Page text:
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Archive for July, 2017

Chyrons and Attention

July 29th, 2017 Comments off

Why would any news channel run chyrons  during their broadcasts?

Chyrons are those annoying streaming banners at the bottom of your screen.  They seem to be feeding you the lastet headlines, mixed in with advertisements for the site’s reatured programs.

This is misguided.  It is well known that no one can pay attention to two things a once. (The best you can do is to switch attention from one thing to another and back, very fast.) So, the chyron simply distracts your attention from the actual news that is being presented, and you never get the message.

Categories: Economics, general rant, Mind, Uncategorized Tags:

ACA Debates

July 26th, 2017 Comments off

“In June and July 2009, with Democrats in charge, the Senate health committee spent nearly 60 hours over 13 days marking up the bill that became the Affordable Care Act. That September and October, the Senate Finance Committee worked on the legislation for eight days — its longest markup in two decades. It considered more than 130 amendments and held 79 roll-call votes. The full Senate debated the health care bill for 25 straight days before passing it on Dec. 24, 2009.”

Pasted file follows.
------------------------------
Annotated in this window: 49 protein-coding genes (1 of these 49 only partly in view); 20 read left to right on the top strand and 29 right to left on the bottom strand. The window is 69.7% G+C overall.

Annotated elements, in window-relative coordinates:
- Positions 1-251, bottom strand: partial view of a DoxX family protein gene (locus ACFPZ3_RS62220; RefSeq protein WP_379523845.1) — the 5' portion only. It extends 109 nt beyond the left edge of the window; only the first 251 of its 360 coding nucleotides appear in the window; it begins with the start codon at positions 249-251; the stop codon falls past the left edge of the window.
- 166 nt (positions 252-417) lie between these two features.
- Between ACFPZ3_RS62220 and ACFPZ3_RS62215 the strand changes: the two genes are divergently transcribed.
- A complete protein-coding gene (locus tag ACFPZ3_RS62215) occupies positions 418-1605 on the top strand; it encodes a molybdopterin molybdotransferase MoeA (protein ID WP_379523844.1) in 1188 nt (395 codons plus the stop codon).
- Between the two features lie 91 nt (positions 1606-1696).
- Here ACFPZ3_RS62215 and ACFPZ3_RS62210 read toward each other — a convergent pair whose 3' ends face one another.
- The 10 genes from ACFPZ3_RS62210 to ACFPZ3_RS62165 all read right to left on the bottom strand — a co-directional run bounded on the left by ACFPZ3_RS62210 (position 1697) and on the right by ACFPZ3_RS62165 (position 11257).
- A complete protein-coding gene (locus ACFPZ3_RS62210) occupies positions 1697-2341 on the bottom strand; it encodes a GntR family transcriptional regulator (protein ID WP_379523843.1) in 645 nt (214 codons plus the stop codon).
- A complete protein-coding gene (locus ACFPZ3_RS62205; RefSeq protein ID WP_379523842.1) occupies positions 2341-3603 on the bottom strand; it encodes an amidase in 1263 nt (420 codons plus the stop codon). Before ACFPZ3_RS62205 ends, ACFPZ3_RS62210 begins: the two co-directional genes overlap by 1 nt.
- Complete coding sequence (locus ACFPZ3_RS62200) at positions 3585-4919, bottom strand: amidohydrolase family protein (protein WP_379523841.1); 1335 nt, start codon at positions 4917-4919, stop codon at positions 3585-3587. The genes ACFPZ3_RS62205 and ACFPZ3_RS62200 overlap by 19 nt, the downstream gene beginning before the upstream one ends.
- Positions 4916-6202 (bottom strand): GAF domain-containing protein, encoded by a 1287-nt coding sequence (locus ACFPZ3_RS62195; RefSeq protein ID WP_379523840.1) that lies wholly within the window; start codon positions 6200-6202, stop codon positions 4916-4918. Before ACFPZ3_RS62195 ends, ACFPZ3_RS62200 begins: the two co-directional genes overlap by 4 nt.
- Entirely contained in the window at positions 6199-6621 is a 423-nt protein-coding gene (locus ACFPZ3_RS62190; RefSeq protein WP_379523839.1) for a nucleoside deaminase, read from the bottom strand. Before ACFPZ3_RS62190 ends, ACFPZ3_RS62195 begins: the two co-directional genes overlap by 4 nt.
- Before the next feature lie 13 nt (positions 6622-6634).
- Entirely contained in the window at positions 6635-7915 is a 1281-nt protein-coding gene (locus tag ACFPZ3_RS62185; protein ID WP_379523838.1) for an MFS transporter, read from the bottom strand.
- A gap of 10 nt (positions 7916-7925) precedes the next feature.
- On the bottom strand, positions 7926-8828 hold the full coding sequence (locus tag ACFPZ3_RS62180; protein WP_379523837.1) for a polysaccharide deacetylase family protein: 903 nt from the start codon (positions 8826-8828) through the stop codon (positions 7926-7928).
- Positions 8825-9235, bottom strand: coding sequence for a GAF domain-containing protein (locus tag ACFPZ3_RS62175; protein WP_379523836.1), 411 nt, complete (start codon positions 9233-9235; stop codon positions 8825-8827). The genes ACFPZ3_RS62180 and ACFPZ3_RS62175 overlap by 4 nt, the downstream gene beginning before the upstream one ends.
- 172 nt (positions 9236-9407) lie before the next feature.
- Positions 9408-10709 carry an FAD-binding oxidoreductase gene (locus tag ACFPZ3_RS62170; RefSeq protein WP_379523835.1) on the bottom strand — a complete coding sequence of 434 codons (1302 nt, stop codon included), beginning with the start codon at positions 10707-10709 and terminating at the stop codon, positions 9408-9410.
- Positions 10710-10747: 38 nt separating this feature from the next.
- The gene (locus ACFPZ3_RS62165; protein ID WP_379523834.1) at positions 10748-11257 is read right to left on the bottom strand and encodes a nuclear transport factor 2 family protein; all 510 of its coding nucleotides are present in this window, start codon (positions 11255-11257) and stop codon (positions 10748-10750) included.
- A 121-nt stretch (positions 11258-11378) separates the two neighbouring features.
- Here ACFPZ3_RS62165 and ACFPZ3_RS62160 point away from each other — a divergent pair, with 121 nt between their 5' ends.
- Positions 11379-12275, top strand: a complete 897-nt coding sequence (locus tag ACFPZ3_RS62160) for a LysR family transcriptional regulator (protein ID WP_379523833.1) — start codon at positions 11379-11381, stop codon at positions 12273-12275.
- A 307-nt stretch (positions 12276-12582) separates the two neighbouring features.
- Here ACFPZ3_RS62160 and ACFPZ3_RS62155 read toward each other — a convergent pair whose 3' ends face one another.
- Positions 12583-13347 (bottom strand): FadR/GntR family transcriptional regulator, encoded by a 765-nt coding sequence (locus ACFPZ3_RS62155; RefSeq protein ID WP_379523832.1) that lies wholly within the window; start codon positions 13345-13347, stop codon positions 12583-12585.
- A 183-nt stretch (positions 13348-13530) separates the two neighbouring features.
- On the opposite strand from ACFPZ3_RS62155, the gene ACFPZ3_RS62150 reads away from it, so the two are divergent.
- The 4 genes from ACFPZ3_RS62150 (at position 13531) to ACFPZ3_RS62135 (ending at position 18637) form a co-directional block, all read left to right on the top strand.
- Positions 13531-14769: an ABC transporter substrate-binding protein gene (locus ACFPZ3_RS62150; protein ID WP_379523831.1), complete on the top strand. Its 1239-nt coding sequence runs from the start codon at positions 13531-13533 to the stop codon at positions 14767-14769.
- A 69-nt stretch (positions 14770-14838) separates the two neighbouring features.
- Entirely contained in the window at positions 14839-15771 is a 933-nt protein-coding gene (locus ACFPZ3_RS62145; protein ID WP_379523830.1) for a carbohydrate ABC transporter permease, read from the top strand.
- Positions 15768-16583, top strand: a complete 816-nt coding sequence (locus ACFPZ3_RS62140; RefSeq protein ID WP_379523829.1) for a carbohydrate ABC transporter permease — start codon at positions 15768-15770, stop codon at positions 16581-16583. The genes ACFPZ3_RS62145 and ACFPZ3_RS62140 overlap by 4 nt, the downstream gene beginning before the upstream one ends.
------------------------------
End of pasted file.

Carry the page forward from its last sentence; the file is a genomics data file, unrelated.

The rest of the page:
–NY Times

Categories: general rant, Health Care, Uncategorized Tags:

Constitution and Pardons

July 25th, 2017 Comments off

The President…shall have Power to grant Reprieves and Pardons for Offences against the United States, except in Cases of Impeachment.

U.S. Constitution, Article II, Section 2, Clause 1

Also, from the Heritage Constitution Guide:

The possibility of a President pardoning himself for a crime is not precluded by the explicit language of the Constitution, and, during the summer of 1974, some of President Richard M. Nixon’s lawyers argued that it was constitutionally permissible. But a broader reading of the Constitution and the general principles of the traditions of United States law might lead to the conclusion that a self-pardon is constitutionally impermissible. It would seem to violate the principles that a man should not be a judge in his own case; that the rule of law is supreme and the United States is a nation of laws, not men; and that the President is not above the law.

James Pfiffner
Professor of Public Policy
George Mason University
Categories: politicas Tags: